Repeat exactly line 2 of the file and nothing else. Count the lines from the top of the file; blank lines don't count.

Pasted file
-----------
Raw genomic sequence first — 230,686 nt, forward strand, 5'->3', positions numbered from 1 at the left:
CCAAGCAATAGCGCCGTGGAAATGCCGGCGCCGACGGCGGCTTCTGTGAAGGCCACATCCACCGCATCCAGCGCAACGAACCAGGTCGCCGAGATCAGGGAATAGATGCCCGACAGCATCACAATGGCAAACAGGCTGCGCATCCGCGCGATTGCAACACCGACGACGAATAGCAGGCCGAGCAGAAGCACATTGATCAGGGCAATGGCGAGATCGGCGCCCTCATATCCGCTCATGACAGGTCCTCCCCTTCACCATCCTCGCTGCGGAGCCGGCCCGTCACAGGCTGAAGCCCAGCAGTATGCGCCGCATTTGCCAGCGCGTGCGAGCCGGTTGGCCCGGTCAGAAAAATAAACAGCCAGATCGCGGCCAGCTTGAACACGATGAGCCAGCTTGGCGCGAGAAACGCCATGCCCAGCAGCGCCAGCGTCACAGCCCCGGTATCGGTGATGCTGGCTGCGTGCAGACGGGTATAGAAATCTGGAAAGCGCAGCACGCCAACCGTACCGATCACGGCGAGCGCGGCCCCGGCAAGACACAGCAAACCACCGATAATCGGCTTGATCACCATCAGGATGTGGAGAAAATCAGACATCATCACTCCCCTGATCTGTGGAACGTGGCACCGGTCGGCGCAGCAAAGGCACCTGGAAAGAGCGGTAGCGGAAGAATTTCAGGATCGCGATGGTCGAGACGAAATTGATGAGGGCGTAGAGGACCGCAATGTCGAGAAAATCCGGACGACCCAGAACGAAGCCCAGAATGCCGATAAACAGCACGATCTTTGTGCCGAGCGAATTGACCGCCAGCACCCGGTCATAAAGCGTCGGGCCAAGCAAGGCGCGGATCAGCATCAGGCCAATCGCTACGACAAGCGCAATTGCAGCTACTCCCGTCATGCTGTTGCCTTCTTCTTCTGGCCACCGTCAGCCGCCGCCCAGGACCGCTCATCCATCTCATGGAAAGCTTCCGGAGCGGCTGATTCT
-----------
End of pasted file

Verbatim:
CCAAGCAATAGCGCCGTGGAAATGCCGGCGCCGACGGCGGCTTCTGTGAAGGCCACATCCACCGCATCCAGCGCAACGAACCAGGTCGCCGAGATCAGGGAATAGATGCCCGACAGCATCACAATGGCAAACAGGCTGCGCATCCGCGCGATTGCAACACCGACGACGAATAGCAGGCCGAGCAGAAGCACATTGATCAGGGCAATGGCGAGATCGGCGCCCTCATATCCGCTCATGACAGGTCCTCCCCTTCACCATCCTCGCTGCGGAGCCGGCCCGTCACAGGCTGAAGCCCAGCAGTATGCGCCGCATTTGCCAGCGCGTGCGAGCCGGTTGGCCCGGTCAGAAAAATAAACAGCCAGATCGCGGCCAGCTTGAACACGATGAGCCAGCTTGGCGCGAGAAACGCCATGCCCAGCAGCGCCAGCGTCACAGCCCCGGTATCGGTGATGCTGGCTGCGTGCAGACGGGTATAGAAATCTGGAAAGCGCAGCACGCCAACCGTACCGATCACGGCGAGCGCGGCCCCGGCAAGACACAGCAAACCACCGATAATCGGCTTGATCACCATCAGGATGTGGAGAAAATCAGACATCATCACTCCCCTGATCTGTGGAACGTGGCACCGGTCGGCGCAGCAAAGGCACCTGGAAAGAGCGGTAGCGGAAGAATTTCAGGATCGCGATGGTCGAGACGAAATTGATGAGGGCGTAGAGGACCGCAATGTCGAGAAAATCCGGACGACCCAGAACGAAGCCCAGAATGCCGATAAACAGCACGATCTTTGTGCCGAGCGAATTGACCGCCAGCACCCGGTCATAAAGCGTCGGGCCAAGCAAGGCGCGGATCAGCATCAGGCCAATCGCTACGACAAGCGCAATTGCAGCTACTCCCGTCATGCTGTTGCCTTCTTCTTCTGGCCACCGTCAGCCGCCGCCCAGGACCGCTCATCCATCTCATGGAAAGCTTCCGGAGCGGCTGATTCT